Wanna Hook Up?

What’s up guys! So this week’s readings focused on sexualities. In chapter ten of the Wade and Marx Ferree textbook, they talk about the “hookup culture” in today’s college life/experience to begin the chapter off. Wade and Marx Ferree explain that this hookup culture is “a new norm on college campuses in which casual sexual contact in the absence of romantic intentions is held up by many as an ideal”. This is completely true. Now a days, the majority of people automatically think that losing their virginity is a part of college just as they state in the text, like it is some sort of ritual or tradition. But there are those who are under pressure by this big decision as well. These people just give into the pressure and have sex anyway, thinking that it is the only way to avoid the pressure in the first place. Wade and Marx Ferree mention that this increasing sexual permissiveness is a result of changes in the cultural and institutional context for sexuality.

In addition to the idea of doing gender, there is a way of doing sexuality as well. Wade and Marx Ferree explain that, “we learn the rules for whom we should be attracted to, what is attractive, how to be sexual, and what we should and should not do with one another”. They also bring up that our sexual activities are neither spontaneous nor natural, that they are carefully orchestrated creating some sort of pattern in our sexual interactions. I thought this was quite interesting. Wade and Marx Ferree also mention how the media and advertisements can bring attention to men’s subjectivity, their internal thoughts and feelings. From these certain images through media and advertisement, men undergo a process of sexual subjectification, where they are told what their internal thoughts and feelings should actually be. “Advertisements, for example, consistently portray a particular kind of woman as sexually desirable, repetitively implying that she is the proper object of men’s sexual attraction”. But in result to media and advertisements made in the “male gaze”, women are sexually objectified, the reduction of a person to his or her sex appeal, by men. In turn, women start to self-objectify, truly believe that their physical attractiveness determines their overall worth.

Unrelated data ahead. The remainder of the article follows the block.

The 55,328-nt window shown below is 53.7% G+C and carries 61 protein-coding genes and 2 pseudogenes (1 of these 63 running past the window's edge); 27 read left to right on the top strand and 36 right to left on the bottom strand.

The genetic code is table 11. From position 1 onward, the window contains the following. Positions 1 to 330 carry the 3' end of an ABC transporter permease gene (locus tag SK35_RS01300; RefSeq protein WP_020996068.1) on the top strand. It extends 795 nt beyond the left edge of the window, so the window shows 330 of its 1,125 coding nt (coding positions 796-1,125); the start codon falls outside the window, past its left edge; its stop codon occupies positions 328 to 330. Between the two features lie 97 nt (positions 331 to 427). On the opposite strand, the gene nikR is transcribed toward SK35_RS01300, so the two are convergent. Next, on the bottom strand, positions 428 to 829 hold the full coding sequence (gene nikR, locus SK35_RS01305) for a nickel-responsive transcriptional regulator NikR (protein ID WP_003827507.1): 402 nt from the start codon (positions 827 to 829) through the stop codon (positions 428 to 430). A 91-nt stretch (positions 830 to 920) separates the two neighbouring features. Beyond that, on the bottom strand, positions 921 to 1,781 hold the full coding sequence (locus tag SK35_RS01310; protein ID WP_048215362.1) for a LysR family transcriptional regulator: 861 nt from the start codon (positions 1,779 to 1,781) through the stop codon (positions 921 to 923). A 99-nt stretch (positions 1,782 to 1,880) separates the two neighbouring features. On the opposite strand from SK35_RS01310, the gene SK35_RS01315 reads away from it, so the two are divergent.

Furthermore, I thought the other two readings for the week were enlightening as well. In “Bisexual, pansexual, queer: Non-binary identities and the sexual borderlands”, Callis focuses on sexualities in the US that exist within the border between heterosexuality and homosexuality. She explains that non-binary identities are best understood as a “sexual borderland”. Callis states that, “rather than forming separately from the binary system, these identities have sprung up from the cracks within it, creating an in-between space that has become wider and more pronounced in recent years”. She then continues to express, “for those people inhabiting this borderland, it is a place of sexual and gender fluidity, a space where identities can change, multiply, and/or dissolve”. What I found interesting was that the borderland can serve multiple purposes for heterosexual and homosexual identified people living on either side. Callis explains that, “it can become a boundary not to be crossed, or a pathway to a new identity. Because the borderlands are emerging from within the current binary system of sexuality, they interface with individuals of all sexual identities. Therefore, the sexual borderlands have in many ways become the defining point of sexual identity, rather than a peripheral afterthought”.

In chapter nine of the Kimmel textbook, he expresses how guys mainly focus on hooking up with women instead of looking for a mature relationship during the college years. Personally, for the most part I agree with this statement. I’m not sure why the majority of guys are like this, but it’s the true. Due to this, Kimmel also explains that in result guys are unprepared to start real relationships after college. In addition, I found it pretty interesting that a good amount of women were fine with the casual sex because they are not experiencing anything great. Lastly, Kimmel talks about double standards between men and women on how saying you hooked up with someone helps their reputation. He also says that most men in this hook-up stage do in fact plan on getting married and having a family, but they are putting it off.